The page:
Climate change, global warming, greenhouse effect, carbon emissions – there are many words to describe it and even more emotions associated with its impacts. Scenes from the Climate Era at Belvoir explores our complicated and tumultuous relationship with climate change. Presenting over fifty stories which delve into climate science, activism, and denial, it doesn’t pull any punches or attempt to mute reality.
We see five performers – Harriet Gordon-Anderson, Abbie-Lee Lewis, Brandon McClelland, Ariadne Sgouros and Charles Wu – act out various narratives. There are the scientists attempting to create a new ecoculture, the friends discussing the last time they hopped on a plane and the last silver frog headed for extinction. Underpinning all of this are the three stages of climate anxiety – denial, solutions, and despair. We see each of these play out throughout the performance.
Writer David Finnigan has been creating theatre with climate researchers for nearly 20 years, which explains the astonishing amount of information contained within the 80-minute run time. Real-world events and conversations shape the well-crafted narrative and are interwoven with predictions for an uncertain future. Climate change itself is not a new concept, having been a topic of debate since the 1970s, but as Finnigan rightly demonstrates with Scenes from the Climate Era, the conversation is rapidly changing.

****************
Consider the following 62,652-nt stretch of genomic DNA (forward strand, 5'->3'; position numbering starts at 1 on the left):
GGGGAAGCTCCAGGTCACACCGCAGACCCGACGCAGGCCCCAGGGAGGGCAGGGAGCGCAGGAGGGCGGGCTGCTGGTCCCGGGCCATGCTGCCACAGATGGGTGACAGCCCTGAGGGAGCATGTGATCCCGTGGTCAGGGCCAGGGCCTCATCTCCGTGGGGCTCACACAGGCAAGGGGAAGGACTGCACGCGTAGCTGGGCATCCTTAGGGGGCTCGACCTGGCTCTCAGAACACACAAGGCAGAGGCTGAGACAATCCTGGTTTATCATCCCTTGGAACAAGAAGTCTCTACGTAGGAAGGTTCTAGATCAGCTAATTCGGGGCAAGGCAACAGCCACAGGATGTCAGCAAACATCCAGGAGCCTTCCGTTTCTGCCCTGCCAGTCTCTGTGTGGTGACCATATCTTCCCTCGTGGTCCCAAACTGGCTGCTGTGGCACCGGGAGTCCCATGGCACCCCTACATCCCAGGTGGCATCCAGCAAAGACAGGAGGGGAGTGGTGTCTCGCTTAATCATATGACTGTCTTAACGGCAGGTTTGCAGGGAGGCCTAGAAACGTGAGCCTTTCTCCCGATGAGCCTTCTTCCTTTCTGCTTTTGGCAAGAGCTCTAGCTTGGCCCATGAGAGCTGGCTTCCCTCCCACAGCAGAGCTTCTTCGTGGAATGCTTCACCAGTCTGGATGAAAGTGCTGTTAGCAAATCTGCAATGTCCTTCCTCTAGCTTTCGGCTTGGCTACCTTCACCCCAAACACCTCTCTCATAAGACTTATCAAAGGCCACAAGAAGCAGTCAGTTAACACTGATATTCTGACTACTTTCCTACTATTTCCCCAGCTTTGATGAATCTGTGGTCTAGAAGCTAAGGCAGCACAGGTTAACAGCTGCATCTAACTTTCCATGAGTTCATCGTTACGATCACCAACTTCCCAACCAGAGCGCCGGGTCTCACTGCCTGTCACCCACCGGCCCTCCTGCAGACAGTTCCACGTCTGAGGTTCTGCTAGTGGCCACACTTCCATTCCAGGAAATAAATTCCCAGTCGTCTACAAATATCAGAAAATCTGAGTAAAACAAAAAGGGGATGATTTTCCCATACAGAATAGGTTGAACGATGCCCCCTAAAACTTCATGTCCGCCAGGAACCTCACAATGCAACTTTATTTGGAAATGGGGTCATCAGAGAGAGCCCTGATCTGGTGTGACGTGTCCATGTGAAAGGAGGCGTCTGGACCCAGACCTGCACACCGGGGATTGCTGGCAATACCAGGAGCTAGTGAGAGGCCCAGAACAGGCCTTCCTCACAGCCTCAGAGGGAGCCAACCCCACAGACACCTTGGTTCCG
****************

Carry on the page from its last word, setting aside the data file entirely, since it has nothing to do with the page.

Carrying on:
Directed by Carissa Licciardello, the play adopts a non-linear approach, with each of the performers presenting a different monologue or a scene in rapid succession. There are no ‘characters’, as such, and their relationships with one another change and alter your perception. Nick Schlieper does an incredible job with set and lighting design which is engineered to draw your focus while not being overpowering. The subtlety of the stage is in direct contrast to the complexity of the performance, as if mitigating the overwhelming words with simple visuals.
The performance of all five actors was courageous. Raw, vulnerable, and utterly engaging, there was nowhere to hide on that stage, and it showed. Each held their own with equal measure and created an authenticity that was essential to convey the lessons behind Scenes from the Climate Era. Because at its heart, that’s what this play is – a lesson. Or perhaps a warning.
Acting as both a wake-up call and a call to arms, Scenes from the Climate Era is both ridiculously amusing and terrifyingly accurate. If you already experience climate anxiety proceed with caution, this play will likely escalate it. If you don’t have climate anxiety – you will. Does this mean we stop listening, stop caring? Absolutely not. As one of the characters remarked, “Maybe caring is a final act of contrition.”
FIVE STARS (OUT OF FIVE)
Scenes from the Climate Era runs until 25 June 2023. For more information and to book head to the Belvoir website.
Writer attended the performance on 31 May 2023.